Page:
Coming Wednesday: Why anglers don't eat the bass
BY NICOLE MARSHALL MIDDLETON World Scene Writer
Tuesday, February 19, 2013
Bass may be the prized trophies of Oklahoma lakes, but anglers don’t catch these fish for dinner.
Even though bass are plentiful in our lakes, catching and releasing this species of fish is a practice that goes back decades.
So, what are the top fish sought for food in Oklahoma?
Crappie, followed by catfish, according to Gene Gilliland, assistant chief of fisheries for the Oklahoma Department of Wildlife Conservation.
“Crappie is the top fish list when we do the angler preference surveys,” Gilliland said.
Channel or flathead catfish are also at the top of the list.
And while the lakes in the northern part of the state don’t have many walleye, Gilliland said they are also a sought after fish for food.
“They are, in my estimate, the best tasting fish. There are not as many places in Oklahoma that have them, not like crappie and catfish.”
As Tulsa prepares to host part of the Bassmaster Classic Friday through Sunday, Gilliland explained why the bass that are sought in this event aren’t considered a food fish by many of the professional anglers.
“About in the early 1970s, the fellow who founded the BASS — Bass Anglers Sportsman Society — Ray Scott, he pioneered the idea of catch and release for Bass tournaments and the thought that these fish were too valuable to be caught and kept and eaten. If you can catch them and turn them loose, someone else can catch them another day.”
Gilliland explained that during the tournament, the anglers will catch the fish at Grand Lake and bring them back to the BOK Center in downtown Tulsa to be weighed. The fish should be alive, or the anglers will lose points.
The Wildlife Department will be responsible for bringing the fish back, alive, and returning them to the lake in hatchery trucks.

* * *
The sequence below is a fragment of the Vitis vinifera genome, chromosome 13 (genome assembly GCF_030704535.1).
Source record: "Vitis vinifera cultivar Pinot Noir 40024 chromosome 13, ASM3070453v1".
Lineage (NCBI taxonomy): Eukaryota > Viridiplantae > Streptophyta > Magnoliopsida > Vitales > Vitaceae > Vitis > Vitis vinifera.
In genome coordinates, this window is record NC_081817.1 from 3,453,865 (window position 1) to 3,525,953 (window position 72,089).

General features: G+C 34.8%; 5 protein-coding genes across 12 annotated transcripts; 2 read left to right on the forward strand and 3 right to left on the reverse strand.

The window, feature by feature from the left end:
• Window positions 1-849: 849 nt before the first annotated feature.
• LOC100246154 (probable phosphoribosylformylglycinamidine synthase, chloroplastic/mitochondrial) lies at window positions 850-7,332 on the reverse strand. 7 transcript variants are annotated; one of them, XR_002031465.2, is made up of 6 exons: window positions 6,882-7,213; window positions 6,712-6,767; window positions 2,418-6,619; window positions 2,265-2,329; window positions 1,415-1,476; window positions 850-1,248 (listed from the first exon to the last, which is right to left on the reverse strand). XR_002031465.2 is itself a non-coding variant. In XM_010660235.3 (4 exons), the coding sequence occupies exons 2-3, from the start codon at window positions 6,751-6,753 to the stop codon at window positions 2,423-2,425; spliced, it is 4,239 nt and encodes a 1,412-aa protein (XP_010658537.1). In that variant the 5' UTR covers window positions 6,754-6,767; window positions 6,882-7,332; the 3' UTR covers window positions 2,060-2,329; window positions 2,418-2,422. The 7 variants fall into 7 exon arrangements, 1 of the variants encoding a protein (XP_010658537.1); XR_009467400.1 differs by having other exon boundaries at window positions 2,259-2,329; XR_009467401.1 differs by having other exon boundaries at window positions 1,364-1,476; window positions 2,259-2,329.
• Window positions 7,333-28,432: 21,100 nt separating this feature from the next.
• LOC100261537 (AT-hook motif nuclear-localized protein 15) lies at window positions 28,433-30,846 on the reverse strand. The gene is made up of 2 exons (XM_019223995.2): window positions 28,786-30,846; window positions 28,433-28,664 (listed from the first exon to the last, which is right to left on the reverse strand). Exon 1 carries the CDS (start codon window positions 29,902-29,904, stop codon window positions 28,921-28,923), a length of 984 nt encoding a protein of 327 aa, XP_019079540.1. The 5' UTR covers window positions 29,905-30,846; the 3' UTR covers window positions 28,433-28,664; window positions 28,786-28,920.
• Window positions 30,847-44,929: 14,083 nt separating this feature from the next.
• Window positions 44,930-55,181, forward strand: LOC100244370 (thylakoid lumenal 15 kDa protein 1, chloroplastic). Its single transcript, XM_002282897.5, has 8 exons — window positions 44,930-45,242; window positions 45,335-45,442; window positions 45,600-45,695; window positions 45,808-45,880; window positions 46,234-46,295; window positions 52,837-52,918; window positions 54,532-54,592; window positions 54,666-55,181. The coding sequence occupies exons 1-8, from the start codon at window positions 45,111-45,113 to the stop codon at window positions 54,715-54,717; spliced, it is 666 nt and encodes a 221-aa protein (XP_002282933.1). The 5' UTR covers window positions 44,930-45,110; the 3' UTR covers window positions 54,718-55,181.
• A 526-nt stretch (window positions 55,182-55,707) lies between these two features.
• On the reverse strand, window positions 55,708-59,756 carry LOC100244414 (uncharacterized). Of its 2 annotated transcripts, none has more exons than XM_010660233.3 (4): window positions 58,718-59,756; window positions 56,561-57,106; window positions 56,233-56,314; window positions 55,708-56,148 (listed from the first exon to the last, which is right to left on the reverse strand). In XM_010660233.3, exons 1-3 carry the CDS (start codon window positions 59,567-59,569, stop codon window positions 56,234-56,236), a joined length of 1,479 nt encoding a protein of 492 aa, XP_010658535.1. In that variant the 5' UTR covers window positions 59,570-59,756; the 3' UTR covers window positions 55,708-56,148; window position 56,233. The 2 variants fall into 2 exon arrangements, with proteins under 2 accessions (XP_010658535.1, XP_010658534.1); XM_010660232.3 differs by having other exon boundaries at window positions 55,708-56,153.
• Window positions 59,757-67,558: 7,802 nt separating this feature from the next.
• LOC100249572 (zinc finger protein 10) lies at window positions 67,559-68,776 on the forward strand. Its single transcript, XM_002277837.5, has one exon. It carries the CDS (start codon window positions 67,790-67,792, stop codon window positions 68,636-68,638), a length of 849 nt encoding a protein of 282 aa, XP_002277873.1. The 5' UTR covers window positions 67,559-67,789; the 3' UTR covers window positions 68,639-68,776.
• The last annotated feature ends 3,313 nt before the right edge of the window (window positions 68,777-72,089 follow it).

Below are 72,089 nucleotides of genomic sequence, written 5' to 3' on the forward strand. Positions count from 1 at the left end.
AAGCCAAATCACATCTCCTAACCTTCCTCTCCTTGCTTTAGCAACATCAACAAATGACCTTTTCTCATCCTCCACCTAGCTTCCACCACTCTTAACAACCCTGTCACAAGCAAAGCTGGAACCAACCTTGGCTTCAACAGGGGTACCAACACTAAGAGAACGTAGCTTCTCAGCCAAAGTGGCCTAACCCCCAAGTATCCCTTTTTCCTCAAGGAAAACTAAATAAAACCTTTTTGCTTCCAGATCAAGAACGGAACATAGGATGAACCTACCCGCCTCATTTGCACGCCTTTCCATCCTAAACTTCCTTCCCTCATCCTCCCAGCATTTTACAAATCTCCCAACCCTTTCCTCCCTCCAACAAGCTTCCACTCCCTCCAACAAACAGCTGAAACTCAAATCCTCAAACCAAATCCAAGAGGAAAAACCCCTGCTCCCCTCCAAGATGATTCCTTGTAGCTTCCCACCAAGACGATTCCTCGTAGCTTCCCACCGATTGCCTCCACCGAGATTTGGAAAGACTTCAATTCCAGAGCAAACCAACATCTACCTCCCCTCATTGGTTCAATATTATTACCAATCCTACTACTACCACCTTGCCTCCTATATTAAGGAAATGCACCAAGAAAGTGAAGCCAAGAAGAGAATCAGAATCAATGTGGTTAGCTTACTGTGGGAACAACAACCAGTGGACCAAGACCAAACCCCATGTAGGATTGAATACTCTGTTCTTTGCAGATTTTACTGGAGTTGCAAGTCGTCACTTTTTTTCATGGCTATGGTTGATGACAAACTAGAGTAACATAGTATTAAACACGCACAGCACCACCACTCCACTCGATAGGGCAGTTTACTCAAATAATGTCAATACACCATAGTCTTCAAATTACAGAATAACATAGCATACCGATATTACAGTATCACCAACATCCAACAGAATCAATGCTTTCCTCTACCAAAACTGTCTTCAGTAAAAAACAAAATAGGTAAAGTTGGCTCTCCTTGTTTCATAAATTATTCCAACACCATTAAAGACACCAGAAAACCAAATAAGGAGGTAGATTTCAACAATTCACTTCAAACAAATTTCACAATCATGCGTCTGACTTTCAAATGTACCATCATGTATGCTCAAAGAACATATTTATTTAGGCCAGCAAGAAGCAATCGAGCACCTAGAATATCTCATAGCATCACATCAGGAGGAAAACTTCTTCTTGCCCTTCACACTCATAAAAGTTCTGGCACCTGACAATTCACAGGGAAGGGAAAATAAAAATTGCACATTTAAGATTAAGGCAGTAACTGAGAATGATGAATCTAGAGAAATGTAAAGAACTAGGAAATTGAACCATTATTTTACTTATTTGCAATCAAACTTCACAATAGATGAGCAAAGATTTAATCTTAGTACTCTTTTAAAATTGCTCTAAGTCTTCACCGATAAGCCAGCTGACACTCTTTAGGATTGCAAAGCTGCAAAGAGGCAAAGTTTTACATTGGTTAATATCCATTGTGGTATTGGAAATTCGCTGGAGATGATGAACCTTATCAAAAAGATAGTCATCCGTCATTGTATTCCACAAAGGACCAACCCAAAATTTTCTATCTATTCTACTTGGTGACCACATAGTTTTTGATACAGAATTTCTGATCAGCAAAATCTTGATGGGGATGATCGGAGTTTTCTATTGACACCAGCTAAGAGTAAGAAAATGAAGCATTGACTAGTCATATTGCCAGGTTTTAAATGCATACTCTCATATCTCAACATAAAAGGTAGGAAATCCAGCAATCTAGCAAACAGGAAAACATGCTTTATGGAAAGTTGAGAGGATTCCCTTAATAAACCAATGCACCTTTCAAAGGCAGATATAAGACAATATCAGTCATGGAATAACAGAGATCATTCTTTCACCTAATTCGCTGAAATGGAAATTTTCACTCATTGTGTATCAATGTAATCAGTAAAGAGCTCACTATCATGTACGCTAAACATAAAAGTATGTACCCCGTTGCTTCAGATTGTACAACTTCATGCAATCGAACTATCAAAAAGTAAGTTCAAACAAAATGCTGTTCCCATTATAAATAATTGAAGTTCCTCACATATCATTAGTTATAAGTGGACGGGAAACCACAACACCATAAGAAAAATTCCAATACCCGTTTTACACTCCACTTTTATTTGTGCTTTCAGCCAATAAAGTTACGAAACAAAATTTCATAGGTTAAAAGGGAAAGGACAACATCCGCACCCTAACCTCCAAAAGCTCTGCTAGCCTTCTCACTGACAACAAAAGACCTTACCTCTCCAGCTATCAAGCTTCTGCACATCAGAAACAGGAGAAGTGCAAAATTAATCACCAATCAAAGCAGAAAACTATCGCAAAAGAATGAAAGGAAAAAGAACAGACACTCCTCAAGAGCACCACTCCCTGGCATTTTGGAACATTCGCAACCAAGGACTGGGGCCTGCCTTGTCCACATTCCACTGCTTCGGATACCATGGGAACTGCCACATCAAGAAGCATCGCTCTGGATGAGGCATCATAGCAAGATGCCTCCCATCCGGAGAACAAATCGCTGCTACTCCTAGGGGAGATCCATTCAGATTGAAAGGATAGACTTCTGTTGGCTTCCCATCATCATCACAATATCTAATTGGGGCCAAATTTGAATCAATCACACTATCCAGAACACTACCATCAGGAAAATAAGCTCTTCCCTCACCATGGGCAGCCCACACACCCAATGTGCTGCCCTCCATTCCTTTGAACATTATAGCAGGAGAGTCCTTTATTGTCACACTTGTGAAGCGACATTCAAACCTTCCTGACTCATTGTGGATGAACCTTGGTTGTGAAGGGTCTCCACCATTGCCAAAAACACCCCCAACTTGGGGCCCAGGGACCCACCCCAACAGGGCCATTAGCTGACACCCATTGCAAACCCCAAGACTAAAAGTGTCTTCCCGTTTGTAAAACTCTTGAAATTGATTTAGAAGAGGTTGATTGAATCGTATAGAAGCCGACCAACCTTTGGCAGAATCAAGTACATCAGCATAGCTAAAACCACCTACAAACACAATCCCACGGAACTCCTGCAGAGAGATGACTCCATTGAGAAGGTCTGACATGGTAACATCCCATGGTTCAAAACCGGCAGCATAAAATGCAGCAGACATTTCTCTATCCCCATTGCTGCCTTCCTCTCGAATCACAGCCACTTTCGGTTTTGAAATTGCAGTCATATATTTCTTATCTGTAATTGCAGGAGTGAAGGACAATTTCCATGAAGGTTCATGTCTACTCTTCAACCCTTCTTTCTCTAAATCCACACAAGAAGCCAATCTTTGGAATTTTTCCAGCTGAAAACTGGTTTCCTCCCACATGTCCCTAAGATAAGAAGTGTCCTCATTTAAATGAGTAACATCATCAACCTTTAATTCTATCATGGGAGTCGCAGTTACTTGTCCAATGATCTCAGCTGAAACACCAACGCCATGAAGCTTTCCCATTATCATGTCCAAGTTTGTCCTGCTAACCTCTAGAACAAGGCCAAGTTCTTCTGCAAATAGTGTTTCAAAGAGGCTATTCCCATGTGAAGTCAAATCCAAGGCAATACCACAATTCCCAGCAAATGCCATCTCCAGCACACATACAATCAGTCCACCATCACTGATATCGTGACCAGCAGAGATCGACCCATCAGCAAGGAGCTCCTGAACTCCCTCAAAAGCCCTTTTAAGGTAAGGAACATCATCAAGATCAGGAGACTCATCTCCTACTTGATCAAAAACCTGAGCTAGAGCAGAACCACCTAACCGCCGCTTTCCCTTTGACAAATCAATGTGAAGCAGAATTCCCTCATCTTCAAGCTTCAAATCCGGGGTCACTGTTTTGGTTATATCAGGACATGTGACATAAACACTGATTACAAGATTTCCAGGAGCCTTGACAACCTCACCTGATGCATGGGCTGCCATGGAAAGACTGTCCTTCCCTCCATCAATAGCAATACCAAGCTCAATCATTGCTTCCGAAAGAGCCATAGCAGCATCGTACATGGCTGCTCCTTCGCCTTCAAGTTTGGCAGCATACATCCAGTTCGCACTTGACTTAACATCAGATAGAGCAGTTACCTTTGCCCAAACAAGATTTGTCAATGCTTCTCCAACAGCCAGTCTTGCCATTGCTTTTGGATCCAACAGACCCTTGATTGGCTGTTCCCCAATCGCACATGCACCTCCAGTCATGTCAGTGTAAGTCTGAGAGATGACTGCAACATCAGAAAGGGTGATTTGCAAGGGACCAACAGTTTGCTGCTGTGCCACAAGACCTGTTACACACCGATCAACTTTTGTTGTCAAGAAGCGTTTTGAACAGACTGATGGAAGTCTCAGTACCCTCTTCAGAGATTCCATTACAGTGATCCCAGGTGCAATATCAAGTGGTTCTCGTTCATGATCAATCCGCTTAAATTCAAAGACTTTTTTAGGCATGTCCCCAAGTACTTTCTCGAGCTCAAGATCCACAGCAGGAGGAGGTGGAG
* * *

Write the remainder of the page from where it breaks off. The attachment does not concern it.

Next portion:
“For the folks who know and love Grand Lake, that is a very important part of what is going on,” Gilliland said.
The concept of catch and release has become so ingrained with bass anglers, the harvest of bass nationwide has drastically declined, he said. But releasing the fish is not a requirement of the Wildlife Department.
“From the Wildlife Department’s standpoint, we don’t begrudge people for keeping fish. We have a limit of how many and what size of the various species they can catch and keep. Those limits are set up to help sustain the populations over the long term,” Gilliland said.
“So, if people want to keep bass to eat there is nothing wrong with it.”
The wildlife department has even made some steps toward encouraging more people to catch and keep bass, in particular spotted bass, as they are very abundant in a lot of our lakes. We would like people to keep more to balance the populations out,” he said.
“Small spotted bass, especially during the winter, are an excellent eating fish,” Gilliland said, explaining that fish taste better when the water is really cold and the flesh is a lot firmer and more appealing.
Find more of this story, plus recipes for cooking fish in Wednesday's Scene section or online at tulsaworld.com/food.
Edwin Evers holds up fish at the Bassmaster Classic weigh-ins back in February 2012. MIKE SIMONS/Tulsa World File